She Vowed To Protect The 2A. Now's She's Hired A Veteran Gun Control Activist.

Rep. Xochitl Torres Small is a first-term congresswoman representing New Mexico’s 2nd Congressional district; a sprawling and typically conservative portion of the state that hadn’t sent a Democrat to Congress in years before Torres Small scored an upset in the 2018 blue wave. Back then Torres Small presented herself as a supporter of the Second Amendment, even cutting an ad featuring her firing a shotgun while pretending to hunt.


CBS News covered the ad upon its release, calling it a signal “to the conservative district she hopes to represent that she’s not the kind of Democrat who wants to take away its guns.”

After she narrowly won election, however, Torres Small quickly embraced the Democrats’ gun control agenda, voting in favor of universal background checks while still presenting herself as a “gun owner and hunter” in interactions with residents. The Las Cruces Sun-News highlighted one exchange back in 2019.

Asked for her preferred action on gun regulations, on a night falling about a month after the Aug. 3 mass shooting in nearby El Paso, Torres Small said, “The second amendment right (to bear arms) comes with its responsibilities, and that’s why I voted for comprehensive background checks. Because I think, like most gun owners do, that we have to act responsibly and make sure we’re keeping our communities safe.”

Reminding the audience that she was a gun-owner and hunter, Torres Small said that she reviews gun control legislation asking “the questions a gun owner would ask.”

Well, here’s one question a gun owner would ask: why on earth would anyone claiming to be a Second Amendment supporter hire a veteran of Michael Bloomberg’s Everytown for Gun Safety to be her campaign manager?


The Las Cruces Democrat recently announced that she had hired Emma Caccamo to win reelection in what is expected to be a close race in southern New Mexico’s swing district. Caccamo is the former campaign manager for Democratic U.S. House hopeful Teresa Leger Fernandez in northern New Mexico.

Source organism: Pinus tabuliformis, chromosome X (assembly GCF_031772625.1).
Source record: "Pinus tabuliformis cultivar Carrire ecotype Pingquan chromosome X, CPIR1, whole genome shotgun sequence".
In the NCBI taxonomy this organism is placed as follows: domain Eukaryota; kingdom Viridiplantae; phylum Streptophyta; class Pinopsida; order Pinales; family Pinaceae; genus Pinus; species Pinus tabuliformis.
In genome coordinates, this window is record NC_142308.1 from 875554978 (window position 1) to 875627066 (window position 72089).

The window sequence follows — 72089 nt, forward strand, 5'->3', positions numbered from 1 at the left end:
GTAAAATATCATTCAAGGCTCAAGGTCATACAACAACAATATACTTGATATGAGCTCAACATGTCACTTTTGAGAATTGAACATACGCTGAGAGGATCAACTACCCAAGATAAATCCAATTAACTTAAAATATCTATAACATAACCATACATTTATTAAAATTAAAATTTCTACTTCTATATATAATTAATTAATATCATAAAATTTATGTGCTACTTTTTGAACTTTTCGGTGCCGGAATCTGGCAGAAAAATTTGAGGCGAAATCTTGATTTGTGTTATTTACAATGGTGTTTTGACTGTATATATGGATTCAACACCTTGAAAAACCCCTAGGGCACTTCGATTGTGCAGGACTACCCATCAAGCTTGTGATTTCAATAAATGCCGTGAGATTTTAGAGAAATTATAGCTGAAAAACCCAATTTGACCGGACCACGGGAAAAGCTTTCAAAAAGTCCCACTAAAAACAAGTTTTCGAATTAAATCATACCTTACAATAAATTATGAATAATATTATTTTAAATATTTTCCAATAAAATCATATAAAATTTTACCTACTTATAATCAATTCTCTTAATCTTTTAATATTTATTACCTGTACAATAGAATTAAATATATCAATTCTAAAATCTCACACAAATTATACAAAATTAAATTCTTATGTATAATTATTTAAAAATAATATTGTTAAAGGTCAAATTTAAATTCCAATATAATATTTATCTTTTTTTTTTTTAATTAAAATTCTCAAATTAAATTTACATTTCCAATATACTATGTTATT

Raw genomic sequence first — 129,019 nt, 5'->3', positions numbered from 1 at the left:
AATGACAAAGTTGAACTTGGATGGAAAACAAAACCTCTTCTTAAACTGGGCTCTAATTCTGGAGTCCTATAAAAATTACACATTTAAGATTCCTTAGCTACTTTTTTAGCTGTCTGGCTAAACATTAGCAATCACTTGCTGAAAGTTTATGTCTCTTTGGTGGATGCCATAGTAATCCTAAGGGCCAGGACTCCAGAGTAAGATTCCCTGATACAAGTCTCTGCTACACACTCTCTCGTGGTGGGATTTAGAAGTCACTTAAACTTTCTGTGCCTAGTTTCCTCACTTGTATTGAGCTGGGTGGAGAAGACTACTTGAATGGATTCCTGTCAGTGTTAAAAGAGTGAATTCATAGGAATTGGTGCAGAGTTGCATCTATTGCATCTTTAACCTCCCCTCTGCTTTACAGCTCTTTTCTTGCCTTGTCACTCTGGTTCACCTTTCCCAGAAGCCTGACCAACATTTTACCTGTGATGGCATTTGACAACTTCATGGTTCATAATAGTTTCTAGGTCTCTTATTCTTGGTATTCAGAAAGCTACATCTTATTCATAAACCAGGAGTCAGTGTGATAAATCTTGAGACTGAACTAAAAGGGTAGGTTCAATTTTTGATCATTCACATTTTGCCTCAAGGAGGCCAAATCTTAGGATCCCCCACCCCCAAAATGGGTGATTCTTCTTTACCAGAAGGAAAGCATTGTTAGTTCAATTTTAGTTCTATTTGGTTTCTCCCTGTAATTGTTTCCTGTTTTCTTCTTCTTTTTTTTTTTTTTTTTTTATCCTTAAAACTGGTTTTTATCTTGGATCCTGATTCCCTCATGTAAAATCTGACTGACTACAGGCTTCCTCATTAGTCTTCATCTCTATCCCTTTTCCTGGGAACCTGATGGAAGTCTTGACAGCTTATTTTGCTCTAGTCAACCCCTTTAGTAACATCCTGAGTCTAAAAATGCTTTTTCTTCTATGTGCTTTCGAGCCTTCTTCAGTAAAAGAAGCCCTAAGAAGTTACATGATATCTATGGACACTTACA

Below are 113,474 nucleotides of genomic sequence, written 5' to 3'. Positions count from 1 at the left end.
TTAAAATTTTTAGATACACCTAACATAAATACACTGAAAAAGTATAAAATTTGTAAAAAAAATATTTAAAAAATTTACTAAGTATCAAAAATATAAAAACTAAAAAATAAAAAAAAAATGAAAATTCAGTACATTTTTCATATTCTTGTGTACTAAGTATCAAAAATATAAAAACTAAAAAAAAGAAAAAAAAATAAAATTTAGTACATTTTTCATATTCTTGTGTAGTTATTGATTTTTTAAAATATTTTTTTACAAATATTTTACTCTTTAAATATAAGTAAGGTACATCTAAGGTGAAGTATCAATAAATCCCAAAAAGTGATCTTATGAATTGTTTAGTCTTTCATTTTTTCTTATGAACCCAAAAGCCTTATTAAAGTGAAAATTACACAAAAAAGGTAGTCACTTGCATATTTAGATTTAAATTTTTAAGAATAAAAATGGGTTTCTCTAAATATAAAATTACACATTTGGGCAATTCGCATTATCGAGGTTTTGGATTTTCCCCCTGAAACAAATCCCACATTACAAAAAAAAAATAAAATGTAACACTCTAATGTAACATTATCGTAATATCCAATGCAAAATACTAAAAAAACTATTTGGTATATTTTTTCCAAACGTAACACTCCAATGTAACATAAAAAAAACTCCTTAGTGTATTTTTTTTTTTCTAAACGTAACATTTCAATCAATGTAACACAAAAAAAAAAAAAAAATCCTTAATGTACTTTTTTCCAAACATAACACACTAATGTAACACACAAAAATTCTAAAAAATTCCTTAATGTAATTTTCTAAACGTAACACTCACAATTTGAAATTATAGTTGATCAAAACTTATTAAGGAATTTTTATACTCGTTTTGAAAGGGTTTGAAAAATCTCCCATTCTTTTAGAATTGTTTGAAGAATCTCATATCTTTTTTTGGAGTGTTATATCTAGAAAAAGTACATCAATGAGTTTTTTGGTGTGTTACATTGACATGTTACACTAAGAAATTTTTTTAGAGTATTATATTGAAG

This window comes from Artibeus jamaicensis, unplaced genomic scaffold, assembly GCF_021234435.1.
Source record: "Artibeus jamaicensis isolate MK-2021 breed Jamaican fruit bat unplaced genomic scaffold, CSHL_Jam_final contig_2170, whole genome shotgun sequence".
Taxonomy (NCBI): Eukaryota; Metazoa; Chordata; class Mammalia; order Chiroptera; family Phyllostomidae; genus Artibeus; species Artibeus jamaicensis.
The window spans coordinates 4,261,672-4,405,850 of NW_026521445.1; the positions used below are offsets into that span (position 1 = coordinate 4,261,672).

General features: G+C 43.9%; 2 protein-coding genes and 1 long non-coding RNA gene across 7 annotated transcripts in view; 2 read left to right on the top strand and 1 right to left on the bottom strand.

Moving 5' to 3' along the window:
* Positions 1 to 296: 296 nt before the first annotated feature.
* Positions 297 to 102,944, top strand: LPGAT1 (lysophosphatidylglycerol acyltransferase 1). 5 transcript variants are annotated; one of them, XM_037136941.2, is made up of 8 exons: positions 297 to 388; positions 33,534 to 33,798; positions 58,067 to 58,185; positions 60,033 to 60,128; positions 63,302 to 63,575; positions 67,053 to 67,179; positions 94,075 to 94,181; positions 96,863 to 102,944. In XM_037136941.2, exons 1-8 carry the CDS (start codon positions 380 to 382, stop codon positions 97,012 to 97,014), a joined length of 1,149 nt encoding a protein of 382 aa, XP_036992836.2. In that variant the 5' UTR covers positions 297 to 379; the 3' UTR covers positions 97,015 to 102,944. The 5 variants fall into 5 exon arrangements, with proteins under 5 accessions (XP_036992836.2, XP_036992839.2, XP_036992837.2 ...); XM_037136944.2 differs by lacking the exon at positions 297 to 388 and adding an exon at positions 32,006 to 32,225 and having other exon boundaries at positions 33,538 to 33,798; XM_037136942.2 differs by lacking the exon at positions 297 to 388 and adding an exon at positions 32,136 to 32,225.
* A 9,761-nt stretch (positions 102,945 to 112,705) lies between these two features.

Before working for Leger Fernandez, Caccamo served as deputy political director for Everytown for Gun Safety, a nonpartisan advocacy group that pushes for gun control and against gun violence. But some conservatives see the group and any proposed gun control measures as an attack on gun rights.

Michael Horanburg, campaign manager for Torres Small’s Republican challenger Yvette Herrell, said the hire reeked of hypocrisy from the Democratic congresswoman who shot a rifle in 2018 campaign television ads and often reminded voters in the rural region she was a hunter.

“This is yet another example of Xochitl Torres Small saying one thing to get elected and doing the opposite when it matters,” Horanburg said. “By hiring a radical anti-gun operative to run her campaign Torres Small is again proving she does not support our Second Amendment, and that her actions are totally out of step with the values of New Mexico’s Second District.”


Caccamo wasn’t just some low-level staffer or volunteer with Everytown for Gun Safety. The role of deputy political director meant that Caccamo was intimately involved in developing strategies to gut the Second Amendment rights of Americans, including those living in Torres Small’s congressional district. In fact, Caccamo spent more than four years at Everytown for Gun Safety, according to her LinkedIn profile, starting out as “special assistant to the president” in 2014 and working her way up the ranks of the anti-gun organization until she was named deputy political director in January of 2019.

Caccamo served in that role for six months before departing the organization in June of last year to become campaign manager for Teresa Leger Fernandez, another New Mexico Democrat who’s running in the state’s 3rd congressional district. Now she’s joined the Torres Small campaign as its new manager, and it’s no surprise that Republicans in the district are pointing to the hire as yet another sign that Torres Small says one thing when she’s at home in the conservative district, and something else entirely when she’s voting in Washington, D.C.


The race between Torres Small and GOP challenger Yvette Herrell is a rematch of 2018, when the Democrat ended up winning 51-49 over the Republican, who spent nearly a decade in the New Mexico state legislature. Torres Small’s embrace of a longtime staffer of the biggest gun control group in the country should raise some eyebrows in the district, and while her campaign has so far avoided making any comment about the new hire, you can be sure that voters will be demanding answers in the days to come.


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